MOSS v. STATE

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Court of Appeals of Georgia.

MOSS v. The STATE.

No. A00A1176.

Decided: May 31, 2000

Lee Sexton, Jonesboro, for appellant. Tommy K. Floyd, District Attorney, James L. Wright III, Blair D. Mahaffey, Assistant District Attorneys, for appellee.

Defendant was convicted of two counts of aggravated child molestation and one count of child molestation involving his wife's natural daughter at a Henry County bench trial in the superior court where the relevant facts were stipulated.   Thereafter, the superior court sentenced defendant to ten years to serve on each count consecutively.   Defendant now appeals, contending in a single enumeration of error that the superior court erred in denying his motion to suppress in that the confession he gave the Henry County Department of Family & Children Services (“DFACS”) was involuntary as given upon hope of benefit under State v. Ritter.1  Held:

 Viewed in a light most favorable to the findings of the superior court, the evidence shows that in April 1998 defendant's mother contacted her health insurer seeking a referral to a psychologist for her son upon learning of the allegations against him in the case sub judice.   She was advised that a specialist would be needed and that entitlement to coverage required DFACS notification.   On this, defendant's mother contacted DFACS, spoke to Brandy Beavers, a caseworker, and asked if charges would be brought if defendant came in and made a statement.   Defendant's mother testified at the suppression hearing that caseworker Beavers responded, “No, [DFACS] will not press charges.   A member of the family would have to press charges.”   Defendant's mother, in turn, relayed the foregoing to the defendant.   In other testimony at the suppression hearing, DFACS caseworker Juanita Creech testified that after receiving a report alleging child molestation against the defendant, she contacted defendant's mother and his wife and asked that the defendant come in to make a statement, pointing out that the police would be involved.   Defendant's mother testified that caseworker Creech's words were:  “We cooperate with law enforcement and there will be a detective present when we interview [the defendant].”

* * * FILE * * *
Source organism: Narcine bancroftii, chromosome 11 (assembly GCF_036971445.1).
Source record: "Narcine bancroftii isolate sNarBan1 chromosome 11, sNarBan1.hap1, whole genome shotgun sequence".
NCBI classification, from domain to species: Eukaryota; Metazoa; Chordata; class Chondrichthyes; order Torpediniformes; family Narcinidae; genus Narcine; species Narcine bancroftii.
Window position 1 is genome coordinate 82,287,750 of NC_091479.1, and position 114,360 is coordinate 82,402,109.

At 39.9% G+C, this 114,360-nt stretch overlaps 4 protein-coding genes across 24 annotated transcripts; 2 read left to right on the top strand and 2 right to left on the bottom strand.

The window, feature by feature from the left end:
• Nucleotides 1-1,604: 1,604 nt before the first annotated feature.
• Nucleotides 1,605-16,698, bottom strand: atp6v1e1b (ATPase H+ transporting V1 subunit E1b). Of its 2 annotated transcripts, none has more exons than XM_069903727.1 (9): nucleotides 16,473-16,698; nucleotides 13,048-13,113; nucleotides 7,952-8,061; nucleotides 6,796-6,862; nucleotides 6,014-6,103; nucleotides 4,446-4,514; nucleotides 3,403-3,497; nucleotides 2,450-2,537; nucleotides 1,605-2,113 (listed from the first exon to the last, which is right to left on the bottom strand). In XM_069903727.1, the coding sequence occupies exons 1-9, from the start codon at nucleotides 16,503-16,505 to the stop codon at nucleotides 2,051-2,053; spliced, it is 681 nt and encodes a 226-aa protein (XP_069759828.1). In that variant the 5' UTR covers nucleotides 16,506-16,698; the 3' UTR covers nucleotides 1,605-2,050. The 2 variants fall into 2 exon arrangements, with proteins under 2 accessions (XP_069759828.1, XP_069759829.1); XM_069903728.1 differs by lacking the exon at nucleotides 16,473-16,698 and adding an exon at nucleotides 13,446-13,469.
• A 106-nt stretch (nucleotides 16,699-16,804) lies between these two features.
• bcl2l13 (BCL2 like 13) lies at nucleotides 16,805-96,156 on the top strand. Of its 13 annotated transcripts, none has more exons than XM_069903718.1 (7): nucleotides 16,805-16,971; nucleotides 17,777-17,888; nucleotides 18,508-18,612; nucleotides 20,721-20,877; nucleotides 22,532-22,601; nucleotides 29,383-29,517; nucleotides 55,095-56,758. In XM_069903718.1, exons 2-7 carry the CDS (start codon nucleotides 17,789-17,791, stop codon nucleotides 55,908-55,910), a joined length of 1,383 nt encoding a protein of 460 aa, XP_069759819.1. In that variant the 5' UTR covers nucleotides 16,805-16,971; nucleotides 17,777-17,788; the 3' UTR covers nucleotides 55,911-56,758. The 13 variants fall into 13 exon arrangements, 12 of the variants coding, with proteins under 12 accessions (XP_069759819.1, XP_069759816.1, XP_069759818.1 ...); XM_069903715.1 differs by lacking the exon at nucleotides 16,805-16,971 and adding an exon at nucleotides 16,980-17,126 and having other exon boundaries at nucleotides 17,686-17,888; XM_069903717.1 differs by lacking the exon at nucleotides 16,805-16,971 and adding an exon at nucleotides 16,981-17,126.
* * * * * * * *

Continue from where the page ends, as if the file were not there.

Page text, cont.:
Defendant testified that he drove himself to the DFACS interview and that upon arriving he was introduced to caseworker Creech and two Henry County police detectives, Detectives Jason Bolton and Robbie Johnston.   The defendant further testified that he knew that Detectives Bolton and Johnston were law enforcement officers;  that neither officer threatened or coerced him to give a statement;  that neither officer promised him anything for his statement;  that he first gave his statement orally in the room where he was interviewed and then reduced his statement to writing privately in another room;  and that after doing so, he exited the DFACS building and went to work.   Detective Bolton's testimony established that the interview took about 15 minutes;  that, apart from being emotionally upset, defendant was not under the influence, giving his statement in a knowing, coherent manner;  and that defendant would have been free to terminate the interview and leave at any time.